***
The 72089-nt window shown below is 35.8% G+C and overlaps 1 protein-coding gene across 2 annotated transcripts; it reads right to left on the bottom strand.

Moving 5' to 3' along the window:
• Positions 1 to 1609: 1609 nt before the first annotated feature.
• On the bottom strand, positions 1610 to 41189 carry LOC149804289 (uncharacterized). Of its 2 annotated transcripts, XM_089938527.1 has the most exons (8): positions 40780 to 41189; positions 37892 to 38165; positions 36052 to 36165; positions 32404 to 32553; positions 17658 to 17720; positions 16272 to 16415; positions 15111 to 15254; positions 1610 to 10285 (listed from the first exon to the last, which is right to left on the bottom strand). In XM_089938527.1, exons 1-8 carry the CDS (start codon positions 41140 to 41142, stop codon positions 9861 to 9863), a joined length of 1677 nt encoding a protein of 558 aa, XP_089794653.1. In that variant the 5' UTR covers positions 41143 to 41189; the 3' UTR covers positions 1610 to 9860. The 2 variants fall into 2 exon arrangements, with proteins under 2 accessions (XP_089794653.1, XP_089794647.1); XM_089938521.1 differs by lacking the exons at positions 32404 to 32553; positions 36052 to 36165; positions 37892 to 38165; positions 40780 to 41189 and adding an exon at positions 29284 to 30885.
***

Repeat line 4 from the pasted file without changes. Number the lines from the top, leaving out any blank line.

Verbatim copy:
• On the bottom strand, positions 1610 to 41189 carry LOC149804289 (uncharacterized). Of its 2 annotated transcripts, XM_089938527.1 has the most exons (8): positions 40780 to 41189; positions 37892 to 38165; positions 36052 to 36165; positions 32404 to 32553; positions 17658 to 17720; positions 16272 to 16415; positions 15111 to 15254; positions 1610 to 10285 (listed from the first exon to the last, which is right to left on the bottom strand). In XM_089938527.1, exons 1-8 carry the CDS (start codon positions 41140 to 41142, stop codon positions 9861 to 9863), a joined length of 1677 nt encoding a protein of 558 aa, XP_089794653.1. In that variant the 5' UTR covers positions 41143 to 41189; the 3' UTR covers positions 1610 to 9860. The 2 variants fall into 2 exon arrangements, with proteins under 2 accessions (XP_089794653.1, XP_089794647.1); XM_089938521.1 differs by lacking the exons at positions 32404 to 32553; positions 36052 to 36165; positions 37892 to 38165; positions 40780 to 41189 and adding an exon at positions 29284 to 30885.